Romans 8:28 says, “And we know that in all things God works for the good of those who love him, who have been called according to his purpose.” IN ALL THINGS, God is at work. Often we do not read this scripture correctly with God as the subject of the verse.
“All things work together” because God causes them to do so. The family member’s addiction, the boss’s malice, and the devastating illness are incapable of rendering good of their own accord. Evil, sorrow, and the fallen, sinful world do not produce or lead to good things. So we may not be able to thank God for all things, but we can learn to thank him for refining our lives in our trials. Continue reading “God’s Love, Our Security”→
God only loves us. The hymn “Great Is Thy Faithfulness” signals this by saying, “There is no shadow of turning with Thee.” Our Father evinces no hint or trace of dishonesty or grudge.
He is indeed dissatisfied that a sinner should remain in sin and that a believer should cling to it in some way. But his affection for all of us is our contentment and prosperity in every way. Such personality will force people to wonder, Who is this God? His profile is so different from ours and contrary to the image many hold of “God.” Continue reading “God’s Pure Love”→
I’m not a parent and I wonder if parents might possess a fuller understanding of God’s love. Still, the picture gets clearer for me when I consider my relationship toward some in my family.
I have a young nephew who esteems his uncle more than he does any other aunt or uncle in the family. I’m not sure how this happened, but, boy, does it feel great! A photo of us together makes me teary because I know he loves me unconditionally when I know how many unlovable things there are about me. Continue reading “God’s Unrelenting Love”→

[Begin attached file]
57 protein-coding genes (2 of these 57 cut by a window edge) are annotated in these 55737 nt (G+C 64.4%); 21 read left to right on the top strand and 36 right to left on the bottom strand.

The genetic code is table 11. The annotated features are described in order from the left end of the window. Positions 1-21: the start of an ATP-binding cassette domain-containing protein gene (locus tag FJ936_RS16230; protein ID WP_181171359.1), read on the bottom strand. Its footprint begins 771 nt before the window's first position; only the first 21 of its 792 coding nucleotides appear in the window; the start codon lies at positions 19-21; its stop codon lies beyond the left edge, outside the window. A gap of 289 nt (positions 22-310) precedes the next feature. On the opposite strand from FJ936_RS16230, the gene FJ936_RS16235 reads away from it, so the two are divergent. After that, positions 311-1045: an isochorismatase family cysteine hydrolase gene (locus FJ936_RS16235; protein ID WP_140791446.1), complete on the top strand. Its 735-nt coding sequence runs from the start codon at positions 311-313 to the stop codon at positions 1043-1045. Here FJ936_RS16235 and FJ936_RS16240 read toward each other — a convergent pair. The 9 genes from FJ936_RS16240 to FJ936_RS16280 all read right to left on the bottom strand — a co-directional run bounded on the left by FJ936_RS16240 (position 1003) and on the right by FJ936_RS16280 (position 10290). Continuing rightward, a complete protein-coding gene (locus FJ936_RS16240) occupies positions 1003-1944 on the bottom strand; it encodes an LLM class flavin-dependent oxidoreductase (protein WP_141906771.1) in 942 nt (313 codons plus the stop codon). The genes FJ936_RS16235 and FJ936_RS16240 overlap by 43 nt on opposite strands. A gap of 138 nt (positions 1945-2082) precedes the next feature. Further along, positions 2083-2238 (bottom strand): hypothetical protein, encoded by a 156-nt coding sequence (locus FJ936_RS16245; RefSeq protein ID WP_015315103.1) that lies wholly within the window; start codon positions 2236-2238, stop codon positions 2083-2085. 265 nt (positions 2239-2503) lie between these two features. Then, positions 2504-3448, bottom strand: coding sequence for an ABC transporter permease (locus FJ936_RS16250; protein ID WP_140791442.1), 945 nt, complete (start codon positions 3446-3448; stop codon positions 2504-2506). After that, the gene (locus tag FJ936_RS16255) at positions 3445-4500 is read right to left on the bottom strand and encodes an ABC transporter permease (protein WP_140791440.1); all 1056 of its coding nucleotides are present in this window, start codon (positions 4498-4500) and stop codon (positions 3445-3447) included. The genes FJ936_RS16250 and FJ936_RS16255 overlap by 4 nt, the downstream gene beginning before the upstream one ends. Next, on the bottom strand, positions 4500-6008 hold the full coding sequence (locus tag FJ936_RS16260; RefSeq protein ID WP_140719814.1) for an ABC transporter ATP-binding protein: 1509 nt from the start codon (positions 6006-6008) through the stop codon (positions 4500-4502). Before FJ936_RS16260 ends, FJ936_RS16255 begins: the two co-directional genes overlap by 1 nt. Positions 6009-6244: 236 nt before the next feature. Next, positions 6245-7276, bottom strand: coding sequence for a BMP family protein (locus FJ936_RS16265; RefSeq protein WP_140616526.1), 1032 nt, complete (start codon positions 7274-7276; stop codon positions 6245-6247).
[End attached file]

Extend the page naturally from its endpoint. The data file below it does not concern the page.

Sometimes I have to remind myself of the magnitude of God’s love. I think if most of us were honest about it, we would admit that we don’t always grasp the Father’s love. We don’t get it because it is not only on television and in our lust-ridden society that love has lost its sanctity, but also in our churches and spiritual thinking where the great story of God’s love has become glamorized and trivialized.
Moreover, Paul expresses the scale at which we compare to understanding God’s love for us when he says, “And I pray that you, being rooted and established in love, may have power, together with all God’s people, to grasp how wide and long and high and deep is the love of Christ our Lord” (Eph. 3:17-18). Continue reading “He Loves Me. He Only Loves Me”→
Psalm 119:140 declares, “Your promises have been thoroughly tested; that is why I love them so much” (NLT). The understanding is that the words of God have endured rigorous trial and have performed exactly as they promised. Continue reading “God’s Proven Track Record”→
Psalm 130 is one of the fifteen “Songs of Ascent” and its author is unknown. This psalm is the deeply anguished and moving prayer to God of one wrestling with sinful guilt. Yet the writer’s focus does not linger there; instead, the forgiveness of God is the subject. Notice how honest he speaks and how lucidly he contrasts his guilt with the Lord’s mercy. There is no person who cannot discover him- or herself in these words. (You may wish to follow along in your Bible.)Continue reading “Lectio Divina: Psalms 130”→
The clapping of hands in the Bible has more to do with human aggression than the praise of God. Often we clap our hands to applaud a person or cause, or to the beat of a song—in church too—and there is nothing wrong with this. But let me show why clapping hands in praise to God is nowhere found in Scripture. Continue reading “Does Hand-Clapping Praise God?”→
The king of Aram was flustered. His every plan against Israel was being discovered, and he was ready to make an end of the traitor in his camp. Then one of his men explained to him, “My lord, Elisha the prophet reports everything you say, even your pillow talk!” I embellish but the news must have surprised the king, and it humors me just a little. Continue reading “See What the Lord Can Do!”→